E d i t o r i a l
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There can be no doubt that our way of thinking is influenced by where you are. I am writing from the South of the world, from Argentina in Latin America - Buenos Aires, to be exact, a large city of some 12 million inhabitants. Writing about violence from this place, as from other countries in the South, is to write about a fact of life and human situations which deeply grieve the heart.
Those of us who defended human rights in the South under harsh military dictatorships know very well that human rights are not an academic exercise but a living experience of suffering and grief - one that continues to sadden thousands of families who still do not know where to go to lay a flower on the grave of their loved ones who disappeared. But violence today is a fact of life damaging communities everywhere in the world. The headlines of the newspaper I read this morning tell the story: Truck Drivers Strike in Argentina; Bank in Buenos Aires attacked - police officers and attackers killed or wounded; Bolivia, peasants and teachers block roads to demand their rights; Colombia, military power to be stepped up with the help of the United States; violent clashes between Palestinians and Jews... We may well ask "what’s going on?" My answer is short and simple: we are living in a "civilisation" based on power and in a context like this, violence is built into the system, with all the consequences we know for the lives of people and the natural world.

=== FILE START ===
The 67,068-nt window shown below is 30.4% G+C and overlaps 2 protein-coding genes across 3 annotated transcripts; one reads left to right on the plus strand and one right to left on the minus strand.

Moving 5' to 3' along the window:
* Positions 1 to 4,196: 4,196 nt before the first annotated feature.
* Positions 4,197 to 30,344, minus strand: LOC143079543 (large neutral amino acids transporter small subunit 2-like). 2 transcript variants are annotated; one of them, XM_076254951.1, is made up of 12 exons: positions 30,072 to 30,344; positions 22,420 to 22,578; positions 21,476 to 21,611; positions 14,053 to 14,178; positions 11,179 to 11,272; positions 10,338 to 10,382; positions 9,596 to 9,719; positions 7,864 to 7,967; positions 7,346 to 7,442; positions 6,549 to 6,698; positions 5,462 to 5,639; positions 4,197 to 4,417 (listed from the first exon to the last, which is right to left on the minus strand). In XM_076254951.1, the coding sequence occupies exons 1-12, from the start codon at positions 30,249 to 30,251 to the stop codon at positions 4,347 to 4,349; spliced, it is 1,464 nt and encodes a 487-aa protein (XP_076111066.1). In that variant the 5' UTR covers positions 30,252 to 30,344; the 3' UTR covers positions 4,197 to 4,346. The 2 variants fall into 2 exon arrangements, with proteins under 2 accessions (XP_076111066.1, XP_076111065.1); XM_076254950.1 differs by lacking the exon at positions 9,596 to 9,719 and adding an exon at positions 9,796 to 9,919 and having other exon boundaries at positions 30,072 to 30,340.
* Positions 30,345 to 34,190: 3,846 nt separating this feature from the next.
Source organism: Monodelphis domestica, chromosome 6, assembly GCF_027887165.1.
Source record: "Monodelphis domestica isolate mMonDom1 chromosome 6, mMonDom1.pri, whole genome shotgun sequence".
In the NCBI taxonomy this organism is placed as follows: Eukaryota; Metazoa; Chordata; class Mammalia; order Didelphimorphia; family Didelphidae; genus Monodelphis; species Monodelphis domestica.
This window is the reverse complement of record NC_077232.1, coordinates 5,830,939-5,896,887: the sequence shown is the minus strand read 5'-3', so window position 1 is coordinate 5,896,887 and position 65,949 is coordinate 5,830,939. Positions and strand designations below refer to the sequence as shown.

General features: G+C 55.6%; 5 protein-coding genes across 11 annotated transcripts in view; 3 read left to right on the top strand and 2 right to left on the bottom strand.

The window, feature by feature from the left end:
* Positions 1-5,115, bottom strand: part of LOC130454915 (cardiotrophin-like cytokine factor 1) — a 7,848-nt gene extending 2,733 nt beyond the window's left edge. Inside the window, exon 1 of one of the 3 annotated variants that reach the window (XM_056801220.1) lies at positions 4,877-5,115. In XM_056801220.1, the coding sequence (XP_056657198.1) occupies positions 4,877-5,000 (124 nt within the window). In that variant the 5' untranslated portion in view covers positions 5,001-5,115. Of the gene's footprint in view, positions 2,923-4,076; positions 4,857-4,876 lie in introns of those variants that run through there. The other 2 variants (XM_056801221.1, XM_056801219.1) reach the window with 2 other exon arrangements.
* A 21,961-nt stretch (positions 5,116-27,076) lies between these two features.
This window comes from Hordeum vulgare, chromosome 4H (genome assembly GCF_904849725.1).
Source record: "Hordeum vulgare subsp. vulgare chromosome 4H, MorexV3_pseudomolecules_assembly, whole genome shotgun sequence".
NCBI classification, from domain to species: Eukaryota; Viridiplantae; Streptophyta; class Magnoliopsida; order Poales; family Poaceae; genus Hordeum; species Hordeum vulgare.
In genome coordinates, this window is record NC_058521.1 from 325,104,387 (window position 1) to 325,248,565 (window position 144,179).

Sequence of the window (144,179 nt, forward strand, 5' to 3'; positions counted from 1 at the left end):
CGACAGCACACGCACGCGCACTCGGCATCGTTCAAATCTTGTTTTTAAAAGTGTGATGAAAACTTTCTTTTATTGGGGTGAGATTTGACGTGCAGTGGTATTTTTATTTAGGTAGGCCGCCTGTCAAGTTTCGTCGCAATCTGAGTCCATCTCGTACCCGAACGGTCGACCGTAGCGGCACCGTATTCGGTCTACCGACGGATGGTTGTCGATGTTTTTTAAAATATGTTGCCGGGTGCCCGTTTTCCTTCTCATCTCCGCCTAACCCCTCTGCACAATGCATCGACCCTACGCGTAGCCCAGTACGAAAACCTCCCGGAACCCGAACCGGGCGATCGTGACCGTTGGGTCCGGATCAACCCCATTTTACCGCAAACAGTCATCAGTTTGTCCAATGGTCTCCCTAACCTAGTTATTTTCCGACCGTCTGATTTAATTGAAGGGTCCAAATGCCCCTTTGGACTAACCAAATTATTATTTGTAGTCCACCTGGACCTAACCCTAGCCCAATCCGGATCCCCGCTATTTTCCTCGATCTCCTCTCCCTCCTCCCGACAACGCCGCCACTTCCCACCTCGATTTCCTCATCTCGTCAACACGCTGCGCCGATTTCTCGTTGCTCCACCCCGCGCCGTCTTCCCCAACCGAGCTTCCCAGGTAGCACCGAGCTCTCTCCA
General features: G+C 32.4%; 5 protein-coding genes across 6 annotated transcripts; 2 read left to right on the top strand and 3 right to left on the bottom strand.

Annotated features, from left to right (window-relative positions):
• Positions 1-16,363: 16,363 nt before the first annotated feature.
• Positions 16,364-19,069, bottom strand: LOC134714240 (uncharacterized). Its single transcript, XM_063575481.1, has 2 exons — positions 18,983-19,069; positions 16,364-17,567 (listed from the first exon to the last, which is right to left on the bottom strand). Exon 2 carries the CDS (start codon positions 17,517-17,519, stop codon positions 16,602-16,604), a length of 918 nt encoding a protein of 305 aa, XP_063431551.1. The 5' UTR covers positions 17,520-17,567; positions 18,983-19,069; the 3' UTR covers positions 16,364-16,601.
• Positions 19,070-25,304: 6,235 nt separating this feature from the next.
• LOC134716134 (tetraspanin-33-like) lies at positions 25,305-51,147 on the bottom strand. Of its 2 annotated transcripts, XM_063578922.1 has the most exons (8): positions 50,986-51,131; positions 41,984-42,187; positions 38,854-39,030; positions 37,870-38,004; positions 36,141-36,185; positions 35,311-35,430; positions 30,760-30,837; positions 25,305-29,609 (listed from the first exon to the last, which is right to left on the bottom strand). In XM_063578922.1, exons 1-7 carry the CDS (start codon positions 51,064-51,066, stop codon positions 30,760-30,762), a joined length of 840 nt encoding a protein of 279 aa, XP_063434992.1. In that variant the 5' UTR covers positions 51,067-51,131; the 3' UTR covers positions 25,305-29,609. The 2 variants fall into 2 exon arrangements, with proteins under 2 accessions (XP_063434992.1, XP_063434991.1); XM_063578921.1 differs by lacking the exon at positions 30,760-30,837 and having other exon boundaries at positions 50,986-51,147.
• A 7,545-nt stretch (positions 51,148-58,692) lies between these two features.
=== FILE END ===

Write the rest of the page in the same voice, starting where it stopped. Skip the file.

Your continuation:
However, power as such is not the problem - the real problem is the use we make of it. When power is used to serve life it creates good, when it is used to serve death it creates violence. In this conflict God is not neutral, God condemns power in the service of death and upholds the pillars of love-truth-justice and human dignity Today the power of the globalised economy generates violence. The foreign debts of countries in Latin America, the Caribbean and Africa in particular are producing such extremes of poverty and human destitution that one Anglican bishop has denounced this as the new slavery. Never before in history have some 1000 million people in the world been affected by such a degree of violence. Military power and the manufacture of weapons are a continuing harsh reality, fed by conflicts around the world where huge profits are to be made. The political power of the rich nations determines the life and decisions of the impoverished countries. The power of racism and sexism go on generating violence against women, Black and Indigenous peoples. Not to speak of the millions of children living on the streets around the world, especially in Africa and Latin America, and the old people living as best they can in the poor countries and even in the big cities of the rich North.
I could include many statistics on poverty, malnutrition, exclusion and human destitution but these are not necessary for the readers of this publication. Let me just say, however, that behind the statistics are people who are suffering. On the other hand, it is important to remind ourselves that this is happening at a moment in history - the start of the third millennium - when humanity holds an unprecedented degree of power.
In this context, life comes from any programme that dignifies the human person and defends nature. Death comes from networks trafficking in drugs or arms, and all abuse of women, workers, children, poor people.
I would not like to end this editorial without mentioning the word hope - but let us not confuse hope with mere optimism. Hope is grounded in the resurrection of the Lord Jesus Christ and his victory over violence and death.